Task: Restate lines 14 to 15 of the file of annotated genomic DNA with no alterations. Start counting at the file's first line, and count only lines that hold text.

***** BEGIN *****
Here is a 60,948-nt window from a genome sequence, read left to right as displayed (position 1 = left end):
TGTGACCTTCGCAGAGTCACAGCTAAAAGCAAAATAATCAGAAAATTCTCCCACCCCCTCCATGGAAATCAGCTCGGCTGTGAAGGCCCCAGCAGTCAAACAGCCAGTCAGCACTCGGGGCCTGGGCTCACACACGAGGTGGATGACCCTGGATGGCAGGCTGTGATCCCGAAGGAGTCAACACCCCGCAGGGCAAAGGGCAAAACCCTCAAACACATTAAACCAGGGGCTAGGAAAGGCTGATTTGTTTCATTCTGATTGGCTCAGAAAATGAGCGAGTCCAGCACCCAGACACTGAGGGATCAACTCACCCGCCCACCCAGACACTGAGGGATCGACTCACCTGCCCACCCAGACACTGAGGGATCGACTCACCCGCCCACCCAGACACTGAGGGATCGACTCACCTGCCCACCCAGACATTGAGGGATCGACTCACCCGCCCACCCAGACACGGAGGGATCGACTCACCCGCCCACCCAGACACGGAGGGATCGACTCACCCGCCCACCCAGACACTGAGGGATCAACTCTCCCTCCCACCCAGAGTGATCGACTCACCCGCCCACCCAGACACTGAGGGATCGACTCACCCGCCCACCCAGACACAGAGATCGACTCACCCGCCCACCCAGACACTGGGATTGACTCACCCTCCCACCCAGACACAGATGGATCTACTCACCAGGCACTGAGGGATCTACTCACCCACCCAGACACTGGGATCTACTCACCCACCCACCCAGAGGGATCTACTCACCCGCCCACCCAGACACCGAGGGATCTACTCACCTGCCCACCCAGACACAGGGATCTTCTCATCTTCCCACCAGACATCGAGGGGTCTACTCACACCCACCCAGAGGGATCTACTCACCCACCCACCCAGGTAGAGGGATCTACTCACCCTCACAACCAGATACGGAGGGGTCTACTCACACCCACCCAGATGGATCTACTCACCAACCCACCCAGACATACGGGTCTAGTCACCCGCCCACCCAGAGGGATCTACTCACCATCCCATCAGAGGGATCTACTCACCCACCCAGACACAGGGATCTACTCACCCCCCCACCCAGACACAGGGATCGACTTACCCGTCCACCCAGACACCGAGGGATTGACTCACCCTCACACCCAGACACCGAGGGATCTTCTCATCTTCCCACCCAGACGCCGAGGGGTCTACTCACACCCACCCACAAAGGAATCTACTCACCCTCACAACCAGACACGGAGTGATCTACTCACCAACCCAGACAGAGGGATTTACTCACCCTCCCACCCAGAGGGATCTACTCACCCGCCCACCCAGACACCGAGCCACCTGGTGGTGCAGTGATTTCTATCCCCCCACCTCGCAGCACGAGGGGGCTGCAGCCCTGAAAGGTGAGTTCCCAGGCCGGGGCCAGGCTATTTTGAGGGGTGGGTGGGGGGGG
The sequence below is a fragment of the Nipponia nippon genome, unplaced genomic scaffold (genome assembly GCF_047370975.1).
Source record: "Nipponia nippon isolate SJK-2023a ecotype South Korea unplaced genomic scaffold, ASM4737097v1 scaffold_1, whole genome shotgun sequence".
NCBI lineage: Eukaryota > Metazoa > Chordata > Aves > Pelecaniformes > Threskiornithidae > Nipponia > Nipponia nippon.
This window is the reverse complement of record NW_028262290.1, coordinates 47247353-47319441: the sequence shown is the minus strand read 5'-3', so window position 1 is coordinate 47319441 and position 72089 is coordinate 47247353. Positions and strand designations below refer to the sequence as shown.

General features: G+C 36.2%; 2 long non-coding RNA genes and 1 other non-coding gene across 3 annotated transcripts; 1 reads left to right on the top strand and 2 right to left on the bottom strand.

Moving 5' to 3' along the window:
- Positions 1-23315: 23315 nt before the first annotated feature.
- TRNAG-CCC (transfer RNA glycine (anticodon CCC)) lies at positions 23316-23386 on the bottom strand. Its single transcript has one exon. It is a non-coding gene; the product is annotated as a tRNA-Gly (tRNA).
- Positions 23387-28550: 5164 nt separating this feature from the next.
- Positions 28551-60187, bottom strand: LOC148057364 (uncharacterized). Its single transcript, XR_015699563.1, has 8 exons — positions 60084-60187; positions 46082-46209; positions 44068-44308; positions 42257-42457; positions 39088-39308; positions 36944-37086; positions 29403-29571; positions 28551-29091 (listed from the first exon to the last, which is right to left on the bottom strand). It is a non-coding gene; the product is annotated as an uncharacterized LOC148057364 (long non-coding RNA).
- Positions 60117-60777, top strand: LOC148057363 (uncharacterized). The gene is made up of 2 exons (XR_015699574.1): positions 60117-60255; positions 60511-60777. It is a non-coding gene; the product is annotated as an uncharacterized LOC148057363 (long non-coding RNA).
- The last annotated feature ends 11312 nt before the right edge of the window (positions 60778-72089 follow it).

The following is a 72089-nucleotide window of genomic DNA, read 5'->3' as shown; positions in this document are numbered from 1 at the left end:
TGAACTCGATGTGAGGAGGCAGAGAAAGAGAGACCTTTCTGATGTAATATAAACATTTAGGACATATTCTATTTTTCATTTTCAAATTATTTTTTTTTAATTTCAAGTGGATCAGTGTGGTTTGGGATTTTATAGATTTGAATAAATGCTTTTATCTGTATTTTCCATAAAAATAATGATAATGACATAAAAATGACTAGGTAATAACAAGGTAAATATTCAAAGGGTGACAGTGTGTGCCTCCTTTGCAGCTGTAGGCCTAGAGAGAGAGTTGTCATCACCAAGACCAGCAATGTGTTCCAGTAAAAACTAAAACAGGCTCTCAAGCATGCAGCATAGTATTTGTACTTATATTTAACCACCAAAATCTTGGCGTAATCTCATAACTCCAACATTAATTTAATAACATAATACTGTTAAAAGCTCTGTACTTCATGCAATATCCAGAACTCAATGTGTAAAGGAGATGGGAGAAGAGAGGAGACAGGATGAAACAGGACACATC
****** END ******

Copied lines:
- The last annotated feature ends 11312 nt before the right edge of the window (positions 60778-72089 follow it).

The following is a 72089-nucleotide window of genomic DNA, read 5'->3' as shown; positions in this document are numbered from 1 at the left end: